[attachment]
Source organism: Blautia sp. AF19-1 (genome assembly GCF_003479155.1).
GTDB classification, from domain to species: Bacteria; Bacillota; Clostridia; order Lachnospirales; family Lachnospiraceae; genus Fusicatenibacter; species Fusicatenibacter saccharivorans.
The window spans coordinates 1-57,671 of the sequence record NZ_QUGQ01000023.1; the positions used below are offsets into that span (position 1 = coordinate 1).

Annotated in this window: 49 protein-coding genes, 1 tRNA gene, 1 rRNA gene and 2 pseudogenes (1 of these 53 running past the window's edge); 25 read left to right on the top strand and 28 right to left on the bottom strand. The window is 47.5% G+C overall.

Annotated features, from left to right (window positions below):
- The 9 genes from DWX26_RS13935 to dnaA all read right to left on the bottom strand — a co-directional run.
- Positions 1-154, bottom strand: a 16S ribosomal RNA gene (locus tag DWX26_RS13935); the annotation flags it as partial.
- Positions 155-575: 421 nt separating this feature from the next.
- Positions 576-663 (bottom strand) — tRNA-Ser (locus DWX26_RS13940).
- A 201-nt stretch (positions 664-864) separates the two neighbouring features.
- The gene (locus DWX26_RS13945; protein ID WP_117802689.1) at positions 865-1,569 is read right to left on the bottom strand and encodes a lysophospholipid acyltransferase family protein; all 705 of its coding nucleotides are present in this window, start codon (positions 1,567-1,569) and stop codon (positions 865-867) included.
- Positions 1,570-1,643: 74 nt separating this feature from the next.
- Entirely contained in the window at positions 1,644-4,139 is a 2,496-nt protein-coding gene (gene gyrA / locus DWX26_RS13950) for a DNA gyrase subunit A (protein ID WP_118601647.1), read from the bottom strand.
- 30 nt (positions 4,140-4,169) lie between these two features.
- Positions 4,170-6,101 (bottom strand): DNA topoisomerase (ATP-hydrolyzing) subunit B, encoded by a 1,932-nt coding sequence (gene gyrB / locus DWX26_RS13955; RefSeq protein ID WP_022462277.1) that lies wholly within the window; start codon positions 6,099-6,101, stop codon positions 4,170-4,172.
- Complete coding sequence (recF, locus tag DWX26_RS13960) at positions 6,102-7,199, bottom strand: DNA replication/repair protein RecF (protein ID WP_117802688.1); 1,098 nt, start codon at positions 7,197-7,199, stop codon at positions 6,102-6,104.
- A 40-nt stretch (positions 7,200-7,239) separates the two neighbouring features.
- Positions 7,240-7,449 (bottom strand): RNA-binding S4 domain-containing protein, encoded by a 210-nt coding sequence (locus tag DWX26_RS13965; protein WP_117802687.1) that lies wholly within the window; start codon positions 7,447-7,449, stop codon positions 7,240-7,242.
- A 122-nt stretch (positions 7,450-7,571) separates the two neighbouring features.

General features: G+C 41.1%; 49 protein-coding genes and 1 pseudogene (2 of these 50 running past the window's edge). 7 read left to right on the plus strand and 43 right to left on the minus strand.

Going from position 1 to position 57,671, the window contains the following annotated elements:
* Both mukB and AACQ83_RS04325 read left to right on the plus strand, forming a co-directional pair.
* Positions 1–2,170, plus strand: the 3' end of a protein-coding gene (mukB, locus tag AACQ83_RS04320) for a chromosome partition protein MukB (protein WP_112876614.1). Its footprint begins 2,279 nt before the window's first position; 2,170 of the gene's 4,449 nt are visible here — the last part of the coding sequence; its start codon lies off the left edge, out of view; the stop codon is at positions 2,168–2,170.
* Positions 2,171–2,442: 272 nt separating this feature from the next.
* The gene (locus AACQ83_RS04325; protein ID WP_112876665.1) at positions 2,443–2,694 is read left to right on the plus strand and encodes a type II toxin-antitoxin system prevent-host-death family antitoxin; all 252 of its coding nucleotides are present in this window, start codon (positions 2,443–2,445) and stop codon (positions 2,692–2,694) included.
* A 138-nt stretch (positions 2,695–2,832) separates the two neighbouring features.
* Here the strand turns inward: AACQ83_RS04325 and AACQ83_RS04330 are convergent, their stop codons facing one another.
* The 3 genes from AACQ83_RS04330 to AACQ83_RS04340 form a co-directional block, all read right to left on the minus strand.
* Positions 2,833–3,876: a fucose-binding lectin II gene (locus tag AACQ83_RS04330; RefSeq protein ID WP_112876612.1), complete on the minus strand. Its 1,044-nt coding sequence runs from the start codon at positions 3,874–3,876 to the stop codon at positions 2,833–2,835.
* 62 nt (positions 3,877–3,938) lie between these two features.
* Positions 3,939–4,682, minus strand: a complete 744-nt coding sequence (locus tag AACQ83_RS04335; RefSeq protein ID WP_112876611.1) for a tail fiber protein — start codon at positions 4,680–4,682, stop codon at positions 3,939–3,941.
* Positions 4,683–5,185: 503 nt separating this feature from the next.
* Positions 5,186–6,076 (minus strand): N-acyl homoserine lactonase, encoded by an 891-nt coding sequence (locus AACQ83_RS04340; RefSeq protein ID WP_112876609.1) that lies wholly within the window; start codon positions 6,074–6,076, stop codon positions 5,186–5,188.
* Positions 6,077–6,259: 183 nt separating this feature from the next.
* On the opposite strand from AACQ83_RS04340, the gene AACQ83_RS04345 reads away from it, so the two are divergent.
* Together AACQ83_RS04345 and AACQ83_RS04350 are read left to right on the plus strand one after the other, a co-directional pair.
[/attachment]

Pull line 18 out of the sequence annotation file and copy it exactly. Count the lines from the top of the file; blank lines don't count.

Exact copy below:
- Positions 7,240-7,449 (bottom strand): RNA-binding S4 domain-containing protein, encoded by a 210-nt coding sequence (locus tag DWX26_RS13965; protein WP_117802687.1) that lies wholly within the window; start codon positions 7,447-7,449, stop codon positions 7,240-7,242.